In the early eighties while others were discovering Diet Coke, I was in my French bubble discovering crème fraîche. 

At age 19 as a student abroad in Paris, I rented a room chez Mme de Vulpian in her apartment in the 7tharrondissement. 

While she didn’t cook for me, I knew she was skilled as wonderful smells wafted regularly from her basement galley kitchen. 

She was a little tough on the young American for being culturally numb, not to mention the cacophonous excuse for French that tumbled clumsily out of my mouth. 

By the end of my stay I had grown on her and she invited me to her “country home” north of Paris.  My French had not improved much so we both labored through the most basic conversations.

Her weekend meals were simple and always delicious.  Bad French notwithstanding, I strategically made myself understood in praising her food.  She glowed and even invited me to give her a hand.  

For a quick Sunday mid-day meal she cooked an entrecote of beef soaked with a crème fraîche reduction sauce.  It happened so fast, I could have missed it even watching her.  She seared the meat in butter in a skillet just enough to maintain a nice pink interior. Upon removing the meat from the skillet she added some shallots to the pan, a few mushrooms and a splash of wine to scrape up the meat juices.  Out of nowhere came a heaping tablespoon (or two) of crème fraîche.  The skillet transformed into a delicious pool of goodness to pour over the meat.  A few sprigs of parsley for color, salt and pepper to taste and over the meat it went.  It kept the meat warm, moist and tasty.  Not too rich and oh so flavorful.  I was hooked.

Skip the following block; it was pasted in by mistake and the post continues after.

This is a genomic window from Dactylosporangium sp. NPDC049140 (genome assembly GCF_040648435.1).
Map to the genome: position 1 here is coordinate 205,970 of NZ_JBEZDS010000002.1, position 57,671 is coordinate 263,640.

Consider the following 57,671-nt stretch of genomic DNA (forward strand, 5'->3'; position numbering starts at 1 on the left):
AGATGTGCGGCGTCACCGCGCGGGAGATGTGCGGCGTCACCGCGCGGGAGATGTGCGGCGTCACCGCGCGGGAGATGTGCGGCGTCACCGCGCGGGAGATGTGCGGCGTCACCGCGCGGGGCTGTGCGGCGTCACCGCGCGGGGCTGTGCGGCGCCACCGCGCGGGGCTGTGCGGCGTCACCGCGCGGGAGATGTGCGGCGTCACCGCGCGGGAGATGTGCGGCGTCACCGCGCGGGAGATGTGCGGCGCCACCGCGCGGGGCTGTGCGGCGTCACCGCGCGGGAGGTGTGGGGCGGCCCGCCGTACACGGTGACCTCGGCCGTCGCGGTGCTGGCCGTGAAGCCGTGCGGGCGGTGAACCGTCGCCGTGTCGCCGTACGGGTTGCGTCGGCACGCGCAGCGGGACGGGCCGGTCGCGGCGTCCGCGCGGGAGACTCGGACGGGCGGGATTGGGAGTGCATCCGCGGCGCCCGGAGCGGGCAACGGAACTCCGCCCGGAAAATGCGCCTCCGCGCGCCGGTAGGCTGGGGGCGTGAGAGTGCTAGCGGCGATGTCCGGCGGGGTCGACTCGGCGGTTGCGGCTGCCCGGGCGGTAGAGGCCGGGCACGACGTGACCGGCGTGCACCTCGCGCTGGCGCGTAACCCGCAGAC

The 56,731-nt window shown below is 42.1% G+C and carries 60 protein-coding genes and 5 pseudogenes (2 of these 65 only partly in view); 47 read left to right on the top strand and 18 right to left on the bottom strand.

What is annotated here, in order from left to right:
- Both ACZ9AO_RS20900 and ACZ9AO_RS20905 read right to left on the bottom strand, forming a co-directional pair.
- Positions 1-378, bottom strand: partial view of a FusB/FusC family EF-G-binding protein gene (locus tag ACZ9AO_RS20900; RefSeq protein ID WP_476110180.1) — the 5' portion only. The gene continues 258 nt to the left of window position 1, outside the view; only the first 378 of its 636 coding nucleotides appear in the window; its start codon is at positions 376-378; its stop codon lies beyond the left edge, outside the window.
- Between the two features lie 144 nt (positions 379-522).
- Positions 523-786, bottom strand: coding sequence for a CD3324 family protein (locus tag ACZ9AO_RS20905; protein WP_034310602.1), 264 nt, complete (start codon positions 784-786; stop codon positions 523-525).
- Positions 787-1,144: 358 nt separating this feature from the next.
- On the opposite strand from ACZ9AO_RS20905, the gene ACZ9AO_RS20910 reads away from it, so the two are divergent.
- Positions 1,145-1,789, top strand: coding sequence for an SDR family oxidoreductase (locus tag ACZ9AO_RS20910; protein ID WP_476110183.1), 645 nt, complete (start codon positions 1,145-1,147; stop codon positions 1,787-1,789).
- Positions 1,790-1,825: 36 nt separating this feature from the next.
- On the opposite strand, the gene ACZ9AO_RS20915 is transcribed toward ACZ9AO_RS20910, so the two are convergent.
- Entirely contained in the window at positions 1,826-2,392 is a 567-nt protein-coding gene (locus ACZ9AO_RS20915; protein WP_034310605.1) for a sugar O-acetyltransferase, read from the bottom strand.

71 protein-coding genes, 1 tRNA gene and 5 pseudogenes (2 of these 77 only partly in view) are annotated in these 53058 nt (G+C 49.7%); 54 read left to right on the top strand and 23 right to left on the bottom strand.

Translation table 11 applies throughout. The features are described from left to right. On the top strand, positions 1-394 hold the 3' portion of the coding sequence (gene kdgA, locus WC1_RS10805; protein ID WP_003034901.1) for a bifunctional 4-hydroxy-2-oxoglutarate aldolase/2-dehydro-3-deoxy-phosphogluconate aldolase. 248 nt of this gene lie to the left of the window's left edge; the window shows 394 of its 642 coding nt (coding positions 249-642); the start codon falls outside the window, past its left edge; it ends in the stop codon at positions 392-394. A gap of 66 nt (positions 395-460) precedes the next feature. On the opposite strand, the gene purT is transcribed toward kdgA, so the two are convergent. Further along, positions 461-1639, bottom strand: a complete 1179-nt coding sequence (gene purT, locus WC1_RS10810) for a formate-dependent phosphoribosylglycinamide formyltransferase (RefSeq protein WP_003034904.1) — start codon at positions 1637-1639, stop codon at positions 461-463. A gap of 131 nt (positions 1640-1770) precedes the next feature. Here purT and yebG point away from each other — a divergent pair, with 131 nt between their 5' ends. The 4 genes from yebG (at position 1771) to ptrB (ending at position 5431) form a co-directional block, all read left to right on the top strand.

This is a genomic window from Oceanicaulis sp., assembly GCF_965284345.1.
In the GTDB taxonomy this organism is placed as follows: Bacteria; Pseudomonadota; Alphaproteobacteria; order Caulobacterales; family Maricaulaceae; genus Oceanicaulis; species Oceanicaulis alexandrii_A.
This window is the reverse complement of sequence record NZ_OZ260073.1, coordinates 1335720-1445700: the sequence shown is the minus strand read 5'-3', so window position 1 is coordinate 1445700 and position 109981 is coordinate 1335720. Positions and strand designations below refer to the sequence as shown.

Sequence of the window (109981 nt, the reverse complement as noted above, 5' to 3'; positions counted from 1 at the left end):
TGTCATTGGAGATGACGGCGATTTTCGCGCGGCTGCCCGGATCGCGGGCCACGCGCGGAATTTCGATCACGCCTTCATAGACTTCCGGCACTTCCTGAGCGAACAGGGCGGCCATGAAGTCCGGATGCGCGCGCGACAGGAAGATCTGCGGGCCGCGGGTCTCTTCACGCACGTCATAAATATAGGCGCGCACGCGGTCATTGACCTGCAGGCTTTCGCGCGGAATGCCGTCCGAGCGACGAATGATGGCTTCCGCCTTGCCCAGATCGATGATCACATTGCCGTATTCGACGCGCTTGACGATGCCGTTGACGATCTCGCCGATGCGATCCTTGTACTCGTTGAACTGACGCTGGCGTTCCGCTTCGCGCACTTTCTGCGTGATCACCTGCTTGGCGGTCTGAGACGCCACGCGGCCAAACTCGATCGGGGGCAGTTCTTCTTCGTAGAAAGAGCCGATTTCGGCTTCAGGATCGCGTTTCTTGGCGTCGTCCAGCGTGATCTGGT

A second crème fraîche encounter happened on the farm in Brittany, France where I spent the better part of the summer milking and tending to goats, cows, and cheese.  We turned the milk into traditional fresh and aged goat cheeses.  The Jersey cows’ milk was separated into skim milk and cream. In France, traditional crème fraîche is fresh cream from the cow.  The cream is liquid, warm, raw and populated with the natural lactic bacteria found in milk.  Straight from the farm cream separator into small containers, the raw cream was refrigerated for several days waiting to be sold at the local farmers’ markets along the coast.    

At the hardscrabble Breton farm called Manez Cure, the lifestyle was simple at best but meals were rich in good cheese, butter, and crème fraîche.  A daily favorite was a bowl of fromage blanc, the fresh lactic drained cheese curd made from the skim milk.  At the risk of being too healthy we dolloped crème fraîche and sugar on top.  It was our abundant dessert of choice. On special occasions, we made profiteroles.  Scarce Ice cream and freezer space prompted improvisation by stuffing the pate a choux with crème fraîche and  drizzling with chocolate sauce. More dollops of  Crème fraîche made their way into skillets of sautéed green beans and garlic glazing the vegetables with the nuttiest of cream.

Leaving France and what had become my daily kitchen staples of cultured butter and cultured cream behind left an important culinary void. I had to have my favorite dairy delights and of course Americans would learn to love them too.   When Bob Reese and I started Vermont Creamery (then Vermont Butter & Cheese Company)  crème fraîche was immediately in the offering.  Fortunately we were young and naïve enough to think that if we made something tasty it would sell.